he United States has classified India as a ‘developed economy’ to justify the country’s removal from its Generalised System of Preferences (GSP) scheme. The programme gives developing economies tariff-free access to the US. At its face value, the development was thrilling for every Indian. Naturally so. A dream come true. In India, nobody bargained for this epithet at least before a couple of decades from now. Also, the fact that the recognition came from the most powerful and developed country of the world made it more valued. However, the exalted tag has come at a time when India’s growth rate has been at a record low with the government struggling to come on top of myriad economic ills, primarily joblessness. Every sector is bleeding. Inflation is at a six-year high. Industrial output has been consistently contracting, weighed by a sharp drop in manufacturing. That the recognition came at such an economically dismal time makes it so paradoxical. Having said that, let’s now see the truth. The declaration by the US that India is a ‘developed economy’ is only a ploy to justify its removal from the GSP and preempt India’s possible attempts to reclaim it. The GSP is America’s oldest preferential trade scheme that offered Indian exporters tariff-free access to US markets. In 2018, the US reviewed India’s eligibility for preferential treatment. In its view, India implemented a whole lot of trade barriers making it difficult for other countries to enter its market. President Trump signed the order in November ending duty-free status for 50 items from India.
India is the largest beneficiary nation under the GSP, with its total benefits from tariff exemptions amounting to $260 million – not a huge figure. However, the metrics applied by the USRT to call our economy ‘developed’ is self-contradicting and makes it ridiculous. The USTR considers a country’s per capita gross national income (GNI) and its share in world trade as yardsticks to designate its level of economic development. Against a criterion of 0.5 per cent share of global trade, India accounts for 2.1 per cent in exports and 2.6 per cent in imports. Also, it reckons that since India, along with nations like Argentina, Brazil, Indonesia and South Africa, is part of the G20 bloc, it can be classified as being developed. All these countries are developing economy. The USTR chose to sidestep the per capita gross national income (GNI) clause while classifying India. Our GNI is below $12,375, a World Bank benchmark. Even as Commerce and Industry Minister has claimed that India does not need GSP assistance, Indian exporters have pointed out the difficulties they face in the US due to increasing competition from low-cost rivals. Therefore, losing GSP would mean handing away market share. Exports from India from a diverse set of sectors such as jewellery, leather, pharmaceuticals, chemicals and agricultural products are facing higher costs and competition in the US. India’s claim that GSP benefits are unilateral and non-reciprocal has not cut ice with the US.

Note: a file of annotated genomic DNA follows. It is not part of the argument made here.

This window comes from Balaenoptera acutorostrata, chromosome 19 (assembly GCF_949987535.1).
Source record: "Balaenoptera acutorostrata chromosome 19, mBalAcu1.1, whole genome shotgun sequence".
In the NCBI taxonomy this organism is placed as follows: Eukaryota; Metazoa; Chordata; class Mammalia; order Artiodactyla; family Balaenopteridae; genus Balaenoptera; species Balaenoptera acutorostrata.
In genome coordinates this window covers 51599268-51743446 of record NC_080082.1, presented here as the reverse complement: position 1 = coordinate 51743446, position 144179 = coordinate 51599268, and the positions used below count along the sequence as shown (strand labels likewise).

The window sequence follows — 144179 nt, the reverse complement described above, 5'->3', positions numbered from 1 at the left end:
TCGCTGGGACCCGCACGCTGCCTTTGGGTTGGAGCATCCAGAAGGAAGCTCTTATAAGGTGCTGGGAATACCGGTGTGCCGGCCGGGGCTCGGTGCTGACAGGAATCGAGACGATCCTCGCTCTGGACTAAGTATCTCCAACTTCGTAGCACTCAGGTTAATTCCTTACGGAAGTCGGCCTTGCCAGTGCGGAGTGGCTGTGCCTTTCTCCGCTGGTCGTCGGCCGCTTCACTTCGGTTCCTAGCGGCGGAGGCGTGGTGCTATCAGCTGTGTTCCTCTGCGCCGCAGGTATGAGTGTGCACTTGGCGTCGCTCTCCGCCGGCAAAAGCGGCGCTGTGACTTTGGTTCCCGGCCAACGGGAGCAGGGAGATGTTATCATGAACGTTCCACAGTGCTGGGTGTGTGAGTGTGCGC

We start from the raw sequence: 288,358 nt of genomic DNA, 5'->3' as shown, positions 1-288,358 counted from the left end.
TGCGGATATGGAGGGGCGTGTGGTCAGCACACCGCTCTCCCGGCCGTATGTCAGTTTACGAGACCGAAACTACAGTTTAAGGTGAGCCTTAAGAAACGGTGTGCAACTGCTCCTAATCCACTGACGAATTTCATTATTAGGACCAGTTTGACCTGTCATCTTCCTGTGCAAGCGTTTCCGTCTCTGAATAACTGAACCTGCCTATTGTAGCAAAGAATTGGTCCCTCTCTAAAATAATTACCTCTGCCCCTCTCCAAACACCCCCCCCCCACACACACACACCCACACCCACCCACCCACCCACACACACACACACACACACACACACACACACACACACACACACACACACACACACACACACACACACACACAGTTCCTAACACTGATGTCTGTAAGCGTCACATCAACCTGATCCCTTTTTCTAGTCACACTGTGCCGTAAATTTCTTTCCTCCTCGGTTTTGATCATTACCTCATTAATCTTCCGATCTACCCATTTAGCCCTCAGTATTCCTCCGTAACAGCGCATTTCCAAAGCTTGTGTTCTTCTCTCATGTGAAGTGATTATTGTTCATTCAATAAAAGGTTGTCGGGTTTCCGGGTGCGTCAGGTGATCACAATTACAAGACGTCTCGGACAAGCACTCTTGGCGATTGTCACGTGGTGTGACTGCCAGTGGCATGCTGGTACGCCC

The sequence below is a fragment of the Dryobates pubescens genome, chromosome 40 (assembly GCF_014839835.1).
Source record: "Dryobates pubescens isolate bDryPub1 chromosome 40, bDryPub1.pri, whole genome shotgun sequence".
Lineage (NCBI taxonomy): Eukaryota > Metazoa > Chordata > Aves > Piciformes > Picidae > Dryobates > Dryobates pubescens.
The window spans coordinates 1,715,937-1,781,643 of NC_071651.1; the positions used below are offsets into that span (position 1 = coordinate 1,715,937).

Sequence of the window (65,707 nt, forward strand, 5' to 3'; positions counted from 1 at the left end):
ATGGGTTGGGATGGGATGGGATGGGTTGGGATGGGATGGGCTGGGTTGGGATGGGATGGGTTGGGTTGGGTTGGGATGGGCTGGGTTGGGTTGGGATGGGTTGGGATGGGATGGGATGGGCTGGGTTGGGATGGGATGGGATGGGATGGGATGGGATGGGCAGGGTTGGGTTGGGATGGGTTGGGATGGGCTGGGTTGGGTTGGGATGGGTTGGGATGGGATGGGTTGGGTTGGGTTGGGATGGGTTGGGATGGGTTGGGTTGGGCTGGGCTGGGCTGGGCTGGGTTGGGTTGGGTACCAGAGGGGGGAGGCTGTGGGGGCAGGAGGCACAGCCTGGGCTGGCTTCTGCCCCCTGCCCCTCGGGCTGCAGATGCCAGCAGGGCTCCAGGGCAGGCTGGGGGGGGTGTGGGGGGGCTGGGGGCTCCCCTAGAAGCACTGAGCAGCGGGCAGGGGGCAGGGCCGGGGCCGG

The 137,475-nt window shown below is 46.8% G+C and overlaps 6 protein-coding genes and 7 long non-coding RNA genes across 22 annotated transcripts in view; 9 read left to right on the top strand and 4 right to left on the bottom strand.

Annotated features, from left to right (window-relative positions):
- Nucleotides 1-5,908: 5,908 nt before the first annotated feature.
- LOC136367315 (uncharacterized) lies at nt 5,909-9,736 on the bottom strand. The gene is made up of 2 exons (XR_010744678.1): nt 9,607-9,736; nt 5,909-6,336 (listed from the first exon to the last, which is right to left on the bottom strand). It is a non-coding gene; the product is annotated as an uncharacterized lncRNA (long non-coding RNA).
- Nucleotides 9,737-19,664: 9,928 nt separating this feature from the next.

The declaration coming ahead of President Trump’s India visit makes it more intriguing. Some consider it to be a sponsored act by the Modi government. Given this government’s obsession with symbolisms and optics, this opinion cannot be discounted outright. India galloping to the coveted league of ‘developed economies’ of the world no matter its total GDP is still way below $3 trillion can evoke a lot of feel-good effect inside the country. Now that the target of achieving a $5 trillion economy by 2022 is appearing too difficult, the government may have thought an upgradation to ‘developed economy’ would shroud it with glory. But such putative glee will prove self-defeating as a ‘developed economy’ tag, without corresponding economic prowess, will be counter-effective. It may blunt many benefits that our exporters are entitled outside. We hope Modi would take it up with Trump and urge him to drop this specious move.